IceCaps game goes ahead during energy conservation call

Mile One Centre went ahead with an IceCaps game late on Sunday afternoon, at the same time that Newfoundland Power was asking businesses to cut down on power usage.

St. Johns mayor describes game as 'respite,' others criticize decision

The IceCaps played the Portland Pirates in a sparsely attended game on Jan. 5. (CBC)

A St. John's IceCaps game went ahead at Mile One Centre in downtown St. John's on Sunday, even as Newfoundland Power was pleading with businesses to cut down on power usage.

Power crews had been working since Saturday to restore power after an island-wide outage, and utility officials had been cautioning customers to conserve power in order not to overload electrical circuits, which could trigger more outages. 

After the game, in which the IceCaps defeated the Portland Pirates 3-1, much of Newfoundland was again plunged into a blackout after an incident at the Holyrood generating station. 

St. John's Sports and Entertainment, the city-owned agency that runs Mile One, said power is needed to keep Mile One's ice intact anyway, and that "the additional power consumption required to hold the game [was] minimal."

To save energy, Mile One turned off illuminated advertising and did not raise the temperature in the arena. 

St. John's Sports and Entertainment added that it would have been "significant financial and contractual implications" if the game was cancelled or postponed. 
St. John's Mayor Dennis O'Keefe said he did not oppose the game going ahead  the IceCaps versus Portland Pirates game was a good idea.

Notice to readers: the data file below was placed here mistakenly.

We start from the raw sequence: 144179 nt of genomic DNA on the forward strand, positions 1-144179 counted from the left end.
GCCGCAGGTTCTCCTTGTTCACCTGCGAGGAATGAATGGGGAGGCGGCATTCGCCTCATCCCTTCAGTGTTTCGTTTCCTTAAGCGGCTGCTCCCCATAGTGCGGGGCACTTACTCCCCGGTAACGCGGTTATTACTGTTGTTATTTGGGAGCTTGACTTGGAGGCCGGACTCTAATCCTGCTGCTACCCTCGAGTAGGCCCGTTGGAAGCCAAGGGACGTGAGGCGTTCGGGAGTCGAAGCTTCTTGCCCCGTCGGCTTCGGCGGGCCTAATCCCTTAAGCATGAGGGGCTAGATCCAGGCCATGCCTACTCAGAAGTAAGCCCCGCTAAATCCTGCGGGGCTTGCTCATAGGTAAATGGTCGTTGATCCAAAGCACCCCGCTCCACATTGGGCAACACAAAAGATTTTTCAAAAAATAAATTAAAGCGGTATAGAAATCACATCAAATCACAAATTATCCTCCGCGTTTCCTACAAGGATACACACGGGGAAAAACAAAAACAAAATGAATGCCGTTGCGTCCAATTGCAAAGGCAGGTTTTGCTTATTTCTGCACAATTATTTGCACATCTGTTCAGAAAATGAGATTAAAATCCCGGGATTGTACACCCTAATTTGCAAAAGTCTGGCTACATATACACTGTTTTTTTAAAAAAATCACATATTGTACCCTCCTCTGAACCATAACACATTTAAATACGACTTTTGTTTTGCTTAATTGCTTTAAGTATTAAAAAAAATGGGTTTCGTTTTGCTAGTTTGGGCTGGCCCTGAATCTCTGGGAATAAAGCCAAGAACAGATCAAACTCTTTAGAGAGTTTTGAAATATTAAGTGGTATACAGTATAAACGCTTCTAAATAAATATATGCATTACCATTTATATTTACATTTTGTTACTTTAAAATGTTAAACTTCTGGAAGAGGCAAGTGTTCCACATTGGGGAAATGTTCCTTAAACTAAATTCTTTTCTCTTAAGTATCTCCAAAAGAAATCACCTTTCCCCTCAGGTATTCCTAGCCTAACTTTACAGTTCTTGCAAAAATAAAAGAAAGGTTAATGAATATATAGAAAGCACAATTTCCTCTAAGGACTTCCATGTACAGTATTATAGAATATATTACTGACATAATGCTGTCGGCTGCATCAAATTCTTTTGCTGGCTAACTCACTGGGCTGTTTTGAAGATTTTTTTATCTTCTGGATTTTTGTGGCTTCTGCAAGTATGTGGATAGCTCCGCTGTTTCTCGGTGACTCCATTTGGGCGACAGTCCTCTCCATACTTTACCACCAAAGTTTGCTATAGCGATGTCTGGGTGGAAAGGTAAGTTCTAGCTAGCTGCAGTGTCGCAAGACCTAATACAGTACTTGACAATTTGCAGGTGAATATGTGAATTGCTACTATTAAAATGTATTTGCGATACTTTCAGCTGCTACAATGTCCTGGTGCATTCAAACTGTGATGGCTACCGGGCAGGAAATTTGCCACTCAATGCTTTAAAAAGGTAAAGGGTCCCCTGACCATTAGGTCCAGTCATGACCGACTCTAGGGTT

"To some degree over the last few days, people have been homebound and housebound, and in most cases, including myself, without electricity, and for two hours today, this will give some respite to the negativity and the unfortunate circumstances we've all gone through," O'Keefe said. 
However, social media was full of people who disagreed with O'Keefe. 

"Apparently the mall and Mile One are operating?" wrote Melissa Pelley on CBC Newfoundland and Labrador's Facebook page. "People's homes are much more important to have power than the mall and stadium!!!"

"This makes me sick," tweeted Kyle Brookings, just one of many people to vent frustrations through Twitter. 


To encourage thoughtful and respectful conversations, first and last names will appear with each submission to CBC/Radio-Canada's online communities (except in children and youth-oriented communities). Pseudonyms will no longer be permitted.

By submitting a comment, you accept that CBC has the right to reproduce and publish that comment in whole or in part, in any manner CBC chooses. Please note that CBC does not endorse the opinions expressed in comments. Comments on this story are moderated according to our Submission Guidelines. Comments are welcome while open. We reserve the right to close comments at any time.